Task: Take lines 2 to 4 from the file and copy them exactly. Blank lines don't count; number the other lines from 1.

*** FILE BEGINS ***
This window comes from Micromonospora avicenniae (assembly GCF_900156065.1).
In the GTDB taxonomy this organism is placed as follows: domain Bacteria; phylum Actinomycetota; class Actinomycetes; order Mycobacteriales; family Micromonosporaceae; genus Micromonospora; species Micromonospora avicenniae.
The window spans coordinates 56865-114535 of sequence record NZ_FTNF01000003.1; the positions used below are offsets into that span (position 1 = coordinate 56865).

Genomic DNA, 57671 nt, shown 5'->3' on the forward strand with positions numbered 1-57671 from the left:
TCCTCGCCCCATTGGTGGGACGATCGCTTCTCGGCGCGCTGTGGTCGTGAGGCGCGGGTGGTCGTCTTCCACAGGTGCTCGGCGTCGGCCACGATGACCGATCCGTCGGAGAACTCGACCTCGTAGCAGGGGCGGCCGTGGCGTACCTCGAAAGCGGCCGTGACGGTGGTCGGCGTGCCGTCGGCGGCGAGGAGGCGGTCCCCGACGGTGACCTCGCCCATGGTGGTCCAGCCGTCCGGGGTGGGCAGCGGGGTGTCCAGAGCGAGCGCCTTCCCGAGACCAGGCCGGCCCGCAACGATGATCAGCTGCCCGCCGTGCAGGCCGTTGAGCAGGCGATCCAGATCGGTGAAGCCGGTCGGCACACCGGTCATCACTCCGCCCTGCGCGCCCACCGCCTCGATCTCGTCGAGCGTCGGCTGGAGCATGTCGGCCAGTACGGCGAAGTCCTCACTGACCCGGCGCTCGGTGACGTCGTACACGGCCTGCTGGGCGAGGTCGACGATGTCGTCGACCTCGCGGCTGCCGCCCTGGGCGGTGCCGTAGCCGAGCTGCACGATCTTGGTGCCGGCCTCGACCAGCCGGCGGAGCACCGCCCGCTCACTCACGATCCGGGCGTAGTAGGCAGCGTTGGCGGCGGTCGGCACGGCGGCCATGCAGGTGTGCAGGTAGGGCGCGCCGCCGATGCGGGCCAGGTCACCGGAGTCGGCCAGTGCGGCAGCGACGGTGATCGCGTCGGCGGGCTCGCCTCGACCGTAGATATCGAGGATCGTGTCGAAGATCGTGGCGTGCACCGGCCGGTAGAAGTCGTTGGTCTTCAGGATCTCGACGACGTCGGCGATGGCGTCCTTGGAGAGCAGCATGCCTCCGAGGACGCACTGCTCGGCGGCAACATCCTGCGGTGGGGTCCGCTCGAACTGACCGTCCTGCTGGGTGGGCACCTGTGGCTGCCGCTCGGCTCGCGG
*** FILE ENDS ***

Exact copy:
In the GTDB taxonomy this organism is placed as follows: domain Bacteria; phylum Actinomycetota; class Actinomycetes; order Mycobacteriales; family Micromonosporaceae; genus Micromonospora; species Micromonospora avicenniae.
The window spans coordinates 56865-114535 of sequence record NZ_FTNF01000003.1; the positions used below are offsets into that span (position 1 = coordinate 56865).

Genomic DNA, 57671 nt, shown 5'->3' on the forward strand with positions numbered 1-57671 from the left: